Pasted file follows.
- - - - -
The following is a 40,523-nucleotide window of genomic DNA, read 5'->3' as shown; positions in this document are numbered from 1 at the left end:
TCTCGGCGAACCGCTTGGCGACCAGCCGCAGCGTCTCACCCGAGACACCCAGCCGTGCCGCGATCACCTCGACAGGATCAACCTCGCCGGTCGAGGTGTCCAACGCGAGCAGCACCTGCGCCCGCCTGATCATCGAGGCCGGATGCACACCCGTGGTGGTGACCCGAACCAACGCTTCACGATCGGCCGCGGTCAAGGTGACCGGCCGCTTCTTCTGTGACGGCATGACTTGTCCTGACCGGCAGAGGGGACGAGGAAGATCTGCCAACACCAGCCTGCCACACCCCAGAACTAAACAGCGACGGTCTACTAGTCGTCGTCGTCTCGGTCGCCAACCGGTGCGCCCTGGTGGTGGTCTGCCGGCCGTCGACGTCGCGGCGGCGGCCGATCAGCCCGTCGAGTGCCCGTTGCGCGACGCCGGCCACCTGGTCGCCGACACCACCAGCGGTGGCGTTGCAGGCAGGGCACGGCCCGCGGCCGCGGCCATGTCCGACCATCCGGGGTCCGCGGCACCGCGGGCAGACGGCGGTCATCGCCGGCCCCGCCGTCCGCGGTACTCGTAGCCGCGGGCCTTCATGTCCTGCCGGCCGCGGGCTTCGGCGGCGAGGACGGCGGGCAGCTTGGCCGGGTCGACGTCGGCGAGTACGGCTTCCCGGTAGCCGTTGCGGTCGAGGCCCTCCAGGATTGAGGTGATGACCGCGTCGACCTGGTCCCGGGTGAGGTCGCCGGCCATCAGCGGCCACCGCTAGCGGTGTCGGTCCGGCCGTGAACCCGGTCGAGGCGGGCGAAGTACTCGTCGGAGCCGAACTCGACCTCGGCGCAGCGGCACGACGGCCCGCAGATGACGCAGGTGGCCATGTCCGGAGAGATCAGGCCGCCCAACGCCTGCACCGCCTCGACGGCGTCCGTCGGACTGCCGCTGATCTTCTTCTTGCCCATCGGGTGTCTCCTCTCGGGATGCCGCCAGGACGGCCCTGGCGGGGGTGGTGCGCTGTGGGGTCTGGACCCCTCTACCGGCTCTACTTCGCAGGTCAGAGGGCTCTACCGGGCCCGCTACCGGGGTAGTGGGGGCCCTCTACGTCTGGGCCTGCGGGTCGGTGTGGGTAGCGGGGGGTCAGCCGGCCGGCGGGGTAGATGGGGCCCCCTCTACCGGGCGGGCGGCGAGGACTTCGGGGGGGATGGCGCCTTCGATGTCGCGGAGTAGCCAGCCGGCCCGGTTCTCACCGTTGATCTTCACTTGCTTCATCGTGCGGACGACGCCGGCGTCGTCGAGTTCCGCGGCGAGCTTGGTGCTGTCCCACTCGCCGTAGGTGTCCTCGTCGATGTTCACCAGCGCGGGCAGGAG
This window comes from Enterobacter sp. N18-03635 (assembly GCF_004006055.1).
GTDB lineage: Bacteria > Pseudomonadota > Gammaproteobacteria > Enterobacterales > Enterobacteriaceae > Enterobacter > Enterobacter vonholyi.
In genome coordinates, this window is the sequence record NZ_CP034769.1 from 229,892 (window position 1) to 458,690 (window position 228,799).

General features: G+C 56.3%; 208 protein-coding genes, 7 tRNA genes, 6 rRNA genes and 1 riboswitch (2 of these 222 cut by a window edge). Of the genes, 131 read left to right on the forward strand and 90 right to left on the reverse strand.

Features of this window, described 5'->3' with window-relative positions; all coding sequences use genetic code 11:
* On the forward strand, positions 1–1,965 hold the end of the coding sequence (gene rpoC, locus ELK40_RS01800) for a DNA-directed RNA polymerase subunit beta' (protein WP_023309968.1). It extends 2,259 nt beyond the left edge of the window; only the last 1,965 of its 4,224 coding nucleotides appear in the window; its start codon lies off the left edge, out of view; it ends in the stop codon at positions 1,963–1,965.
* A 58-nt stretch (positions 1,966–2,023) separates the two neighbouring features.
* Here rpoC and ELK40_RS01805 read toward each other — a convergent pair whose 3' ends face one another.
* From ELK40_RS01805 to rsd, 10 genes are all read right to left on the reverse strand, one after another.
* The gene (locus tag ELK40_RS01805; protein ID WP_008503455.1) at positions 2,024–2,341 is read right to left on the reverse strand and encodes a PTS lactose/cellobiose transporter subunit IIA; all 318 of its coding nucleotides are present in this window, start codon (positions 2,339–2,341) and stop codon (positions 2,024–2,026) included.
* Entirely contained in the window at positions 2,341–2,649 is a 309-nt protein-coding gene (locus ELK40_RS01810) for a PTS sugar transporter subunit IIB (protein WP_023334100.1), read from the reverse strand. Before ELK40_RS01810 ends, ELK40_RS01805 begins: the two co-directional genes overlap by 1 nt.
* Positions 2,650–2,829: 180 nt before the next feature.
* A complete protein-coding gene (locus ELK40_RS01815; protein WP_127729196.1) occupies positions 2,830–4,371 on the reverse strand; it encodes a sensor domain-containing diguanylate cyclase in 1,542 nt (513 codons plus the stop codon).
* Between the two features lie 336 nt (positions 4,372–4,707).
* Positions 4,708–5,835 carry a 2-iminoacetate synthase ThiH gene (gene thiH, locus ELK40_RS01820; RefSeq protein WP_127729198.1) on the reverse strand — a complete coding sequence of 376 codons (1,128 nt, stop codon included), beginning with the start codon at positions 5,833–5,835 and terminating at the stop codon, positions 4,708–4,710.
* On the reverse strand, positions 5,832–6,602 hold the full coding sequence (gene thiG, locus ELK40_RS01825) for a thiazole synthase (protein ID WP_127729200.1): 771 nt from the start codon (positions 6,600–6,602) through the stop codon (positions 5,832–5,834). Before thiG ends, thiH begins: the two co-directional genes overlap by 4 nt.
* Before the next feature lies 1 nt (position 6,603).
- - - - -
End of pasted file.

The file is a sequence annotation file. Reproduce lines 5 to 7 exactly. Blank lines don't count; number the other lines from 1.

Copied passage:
In genome coordinates, this window is the sequence record NZ_CP034769.1 from 229,892 (window position 1) to 458,690 (window position 228,799).

General features: G+C 56.3%; 208 protein-coding genes, 7 tRNA genes, 6 rRNA genes and 1 riboswitch (2 of these 222 cut by a window edge). Of the genes, 131 read left to right on the forward strand and 90 right to left on the reverse strand.

Features of this window, described 5'->3' with window-relative positions; all coding sequences use genetic code 11: